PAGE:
In Roumania the intolerant attitude of the government and a series of oppressive enactments against Jews constitute the chief cause of emigration. These measures of persecution employed in Roumania were in violation of the Berlin Treaty of 1878, which guaranteed religious liberty and equal rights to all. The Roumanian government maintains that the Jews are aliens, and to give them equal rights would mean that they would control the country in a few years.

Galicia under Austrian rule has no legislation against Jews in force, but a strong anti-Semitic sentiment exists, and no doubt this prejudice aggravates the economic problem which is the chief cause of emigration from Galicia.

Much is heard of assisted immigration, and no doubt the majority of Russian and Roumanian Jewish immigrants are assisted at some point in transit, but it can be stated definitely that Jews in America neither individually nor collectively assist or encourage immigration to this country. They have sent representative men to Europe to confer with leading Jews of London, Berlin, Frankfort, Vienna, Paris and other centers in an effort to prevent wholesale emigration and to divert the stream from the United States. On the other hand, European Jews and Jewish societies, especially in England, have assisted thousands of destitute co-religionists and passed them on to America. Baron Maurice de Hirsch, the Rothschilds and other Jewish philanthropists have assisted the Jews to found colonies in Palestine and Argentina. In spite of these attempts to divert the stream from America, the bulk of the exiled European Hebrews land eventually in America. The American Hebrews realize that the chances for individual prosperity in the Hebrew immigrants depend upon their wide distribution. The more they congregate together, the greater the tendency to chronic poverty and pauperization. The success of the German Jews and Jews of other nationalities who came here years ago was due to their wide distribution, and competition with Americans in general, rather than the competition with each other for existence which is a necessary adjunct of life in the Ghetto. For these reasons American Jews, individually and collectively, are doing everything in their power to distribute their kindred over a wider area. In their work of caring for their poor they have encountered two obstacles which can be put down as the chief causes of the poverty of the Ghetto—one is the physique of the Hebrew immigrants and the other is their occupations. In physique they rank below all other immigrants, and few seem capable of hard physical labor. They seem to have no muscular development, and are prematurely old at an age when a German or Scandinavian is still in his prime. This poor physique is due to their living in the crowded quarters of cities and towns and to the occupations in which they have been engaged. These were conditions in Europe over which they had no control, as they were not only restricted as to residence, but were prevented by law from engaging in agricultural pursuits. Yet now when they are no longer subject to restrictive laws they cling tenaciously to the life in the slums, and their sweat-shop occupations.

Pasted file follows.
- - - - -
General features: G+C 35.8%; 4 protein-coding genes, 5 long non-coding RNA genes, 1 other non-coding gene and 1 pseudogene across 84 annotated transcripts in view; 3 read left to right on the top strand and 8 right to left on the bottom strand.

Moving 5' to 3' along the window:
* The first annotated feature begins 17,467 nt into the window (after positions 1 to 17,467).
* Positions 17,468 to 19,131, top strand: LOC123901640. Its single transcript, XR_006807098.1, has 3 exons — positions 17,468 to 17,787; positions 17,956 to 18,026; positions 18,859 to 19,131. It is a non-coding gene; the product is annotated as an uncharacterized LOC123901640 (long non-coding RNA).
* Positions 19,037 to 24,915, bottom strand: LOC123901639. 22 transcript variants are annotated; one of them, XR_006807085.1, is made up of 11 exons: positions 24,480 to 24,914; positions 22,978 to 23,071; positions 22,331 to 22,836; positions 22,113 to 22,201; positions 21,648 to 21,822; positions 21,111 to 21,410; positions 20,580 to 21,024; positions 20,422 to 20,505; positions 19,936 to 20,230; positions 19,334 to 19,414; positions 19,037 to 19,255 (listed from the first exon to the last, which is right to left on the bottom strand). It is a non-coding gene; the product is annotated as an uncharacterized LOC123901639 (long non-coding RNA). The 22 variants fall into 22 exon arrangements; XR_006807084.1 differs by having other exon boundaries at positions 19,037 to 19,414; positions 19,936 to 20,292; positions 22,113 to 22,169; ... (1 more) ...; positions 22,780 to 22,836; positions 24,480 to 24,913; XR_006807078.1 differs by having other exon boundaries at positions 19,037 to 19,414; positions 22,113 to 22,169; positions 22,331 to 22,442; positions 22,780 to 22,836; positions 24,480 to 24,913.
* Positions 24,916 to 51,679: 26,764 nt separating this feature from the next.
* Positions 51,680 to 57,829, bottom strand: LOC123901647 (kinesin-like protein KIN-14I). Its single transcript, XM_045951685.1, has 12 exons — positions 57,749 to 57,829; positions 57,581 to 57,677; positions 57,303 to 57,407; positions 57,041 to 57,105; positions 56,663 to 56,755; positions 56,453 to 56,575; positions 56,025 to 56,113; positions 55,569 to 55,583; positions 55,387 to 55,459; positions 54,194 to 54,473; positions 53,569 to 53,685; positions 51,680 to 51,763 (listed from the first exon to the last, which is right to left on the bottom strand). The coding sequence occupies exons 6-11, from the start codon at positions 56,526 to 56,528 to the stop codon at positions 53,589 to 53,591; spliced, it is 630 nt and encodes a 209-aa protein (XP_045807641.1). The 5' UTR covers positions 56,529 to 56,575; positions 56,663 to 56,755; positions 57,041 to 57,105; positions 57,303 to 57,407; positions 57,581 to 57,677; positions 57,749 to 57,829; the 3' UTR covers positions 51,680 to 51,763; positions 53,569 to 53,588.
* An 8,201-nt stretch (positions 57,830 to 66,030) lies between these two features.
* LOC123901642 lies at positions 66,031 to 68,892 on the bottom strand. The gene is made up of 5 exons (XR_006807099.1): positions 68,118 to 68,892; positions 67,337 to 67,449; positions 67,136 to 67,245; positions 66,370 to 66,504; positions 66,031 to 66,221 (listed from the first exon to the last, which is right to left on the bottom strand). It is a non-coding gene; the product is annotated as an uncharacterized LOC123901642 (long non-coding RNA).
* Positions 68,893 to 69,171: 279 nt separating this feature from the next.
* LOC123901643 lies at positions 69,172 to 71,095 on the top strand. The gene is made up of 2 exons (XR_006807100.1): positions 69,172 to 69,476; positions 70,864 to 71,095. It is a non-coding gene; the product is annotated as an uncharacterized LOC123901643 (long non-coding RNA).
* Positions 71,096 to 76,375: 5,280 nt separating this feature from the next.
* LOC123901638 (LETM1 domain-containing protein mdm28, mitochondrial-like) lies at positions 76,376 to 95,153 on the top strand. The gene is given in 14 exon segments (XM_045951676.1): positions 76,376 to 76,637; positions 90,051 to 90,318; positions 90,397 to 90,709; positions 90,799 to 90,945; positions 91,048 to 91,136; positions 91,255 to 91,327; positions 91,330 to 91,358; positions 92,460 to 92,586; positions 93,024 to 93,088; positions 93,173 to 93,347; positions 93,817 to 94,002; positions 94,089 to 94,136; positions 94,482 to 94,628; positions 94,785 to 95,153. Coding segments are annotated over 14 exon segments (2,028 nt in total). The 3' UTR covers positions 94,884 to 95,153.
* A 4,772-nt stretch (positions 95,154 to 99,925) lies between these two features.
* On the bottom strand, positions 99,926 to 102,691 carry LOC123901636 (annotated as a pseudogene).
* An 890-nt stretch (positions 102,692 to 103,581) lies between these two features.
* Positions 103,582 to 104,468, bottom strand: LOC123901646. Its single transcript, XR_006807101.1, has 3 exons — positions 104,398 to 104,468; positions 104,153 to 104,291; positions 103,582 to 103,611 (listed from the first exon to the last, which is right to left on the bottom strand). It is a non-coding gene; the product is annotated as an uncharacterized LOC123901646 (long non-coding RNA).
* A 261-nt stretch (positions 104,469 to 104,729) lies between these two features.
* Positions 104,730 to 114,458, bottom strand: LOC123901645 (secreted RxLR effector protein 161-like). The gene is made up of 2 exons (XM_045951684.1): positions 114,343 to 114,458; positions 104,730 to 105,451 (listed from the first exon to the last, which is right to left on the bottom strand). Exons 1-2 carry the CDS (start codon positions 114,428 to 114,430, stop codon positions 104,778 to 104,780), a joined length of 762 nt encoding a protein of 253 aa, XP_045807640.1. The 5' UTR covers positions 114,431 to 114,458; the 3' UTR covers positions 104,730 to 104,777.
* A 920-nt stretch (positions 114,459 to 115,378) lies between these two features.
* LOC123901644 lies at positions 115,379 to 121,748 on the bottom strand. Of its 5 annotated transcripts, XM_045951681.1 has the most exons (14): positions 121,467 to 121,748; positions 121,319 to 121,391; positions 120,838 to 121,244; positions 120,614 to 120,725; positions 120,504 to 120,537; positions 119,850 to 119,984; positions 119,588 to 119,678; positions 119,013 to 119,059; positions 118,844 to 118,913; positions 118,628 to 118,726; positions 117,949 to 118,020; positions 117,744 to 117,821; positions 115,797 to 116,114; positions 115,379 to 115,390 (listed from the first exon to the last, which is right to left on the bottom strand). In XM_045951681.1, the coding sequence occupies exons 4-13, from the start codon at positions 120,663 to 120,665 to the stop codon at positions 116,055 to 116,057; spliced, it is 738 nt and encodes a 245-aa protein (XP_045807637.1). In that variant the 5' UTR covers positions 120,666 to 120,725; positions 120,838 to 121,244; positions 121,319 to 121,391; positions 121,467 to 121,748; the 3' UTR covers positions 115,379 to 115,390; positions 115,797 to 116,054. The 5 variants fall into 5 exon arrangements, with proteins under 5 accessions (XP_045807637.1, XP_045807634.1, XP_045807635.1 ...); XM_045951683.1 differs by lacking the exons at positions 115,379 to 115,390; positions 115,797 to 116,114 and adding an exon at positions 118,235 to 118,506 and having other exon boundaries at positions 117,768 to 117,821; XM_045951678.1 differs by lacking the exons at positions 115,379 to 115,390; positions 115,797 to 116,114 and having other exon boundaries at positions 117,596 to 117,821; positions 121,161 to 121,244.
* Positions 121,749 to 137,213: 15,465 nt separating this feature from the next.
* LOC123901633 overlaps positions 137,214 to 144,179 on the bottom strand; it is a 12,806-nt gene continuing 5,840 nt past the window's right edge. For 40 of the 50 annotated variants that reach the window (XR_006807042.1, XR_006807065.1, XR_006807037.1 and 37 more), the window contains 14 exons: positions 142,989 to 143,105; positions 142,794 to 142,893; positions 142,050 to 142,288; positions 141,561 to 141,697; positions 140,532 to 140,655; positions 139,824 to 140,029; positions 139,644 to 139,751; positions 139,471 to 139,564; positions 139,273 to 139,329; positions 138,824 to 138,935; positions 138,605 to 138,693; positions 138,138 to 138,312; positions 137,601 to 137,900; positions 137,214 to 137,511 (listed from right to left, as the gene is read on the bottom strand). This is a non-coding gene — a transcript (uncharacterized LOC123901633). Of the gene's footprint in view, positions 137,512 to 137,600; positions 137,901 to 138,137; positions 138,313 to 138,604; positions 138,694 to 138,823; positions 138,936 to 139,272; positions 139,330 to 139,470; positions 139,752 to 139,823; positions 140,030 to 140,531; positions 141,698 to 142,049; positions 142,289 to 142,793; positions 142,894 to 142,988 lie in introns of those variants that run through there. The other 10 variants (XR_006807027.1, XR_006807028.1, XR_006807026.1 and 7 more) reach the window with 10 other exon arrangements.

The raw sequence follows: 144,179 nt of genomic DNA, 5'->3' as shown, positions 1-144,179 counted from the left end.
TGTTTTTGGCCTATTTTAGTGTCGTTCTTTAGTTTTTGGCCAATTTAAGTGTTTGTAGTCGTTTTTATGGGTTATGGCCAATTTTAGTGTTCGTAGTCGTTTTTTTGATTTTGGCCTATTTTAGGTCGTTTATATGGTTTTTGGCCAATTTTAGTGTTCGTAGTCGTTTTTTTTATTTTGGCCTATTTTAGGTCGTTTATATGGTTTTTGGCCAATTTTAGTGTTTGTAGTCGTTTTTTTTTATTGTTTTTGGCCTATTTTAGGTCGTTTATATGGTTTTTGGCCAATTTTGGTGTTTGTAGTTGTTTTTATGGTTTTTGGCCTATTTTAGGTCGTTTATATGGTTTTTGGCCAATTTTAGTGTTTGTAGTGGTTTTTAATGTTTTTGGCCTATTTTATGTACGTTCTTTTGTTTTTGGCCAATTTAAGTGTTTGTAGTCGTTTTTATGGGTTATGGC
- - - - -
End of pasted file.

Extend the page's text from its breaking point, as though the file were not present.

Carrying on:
Their occupation here is always some light one, requiring the least possible expenditure of physical labor. They are necessarily tailors, tinners, workers in fur and leather and other light occupations. They are physically incapable of any but the lightest kind of agricultural labor and have a distaste for that, as evidenced by the almost general failure of their attempts at rural colonization. One of the few successes recorded in the history of Jewish rural colonization was only made possible by the establishment of a clothing factory, to which industry the erstwhile farmers took as naturally as a duck to water. From 65 per cent, to 70 per cent, of these immigrants of poor physique remain in New York City, to add to the congestion of the lower east side. Of the remaining 30 per cent, the majority go to Baltimore, Philadelphia, Chicago and other large cities, where they are rapidly building up Ghettos similar to that of New York.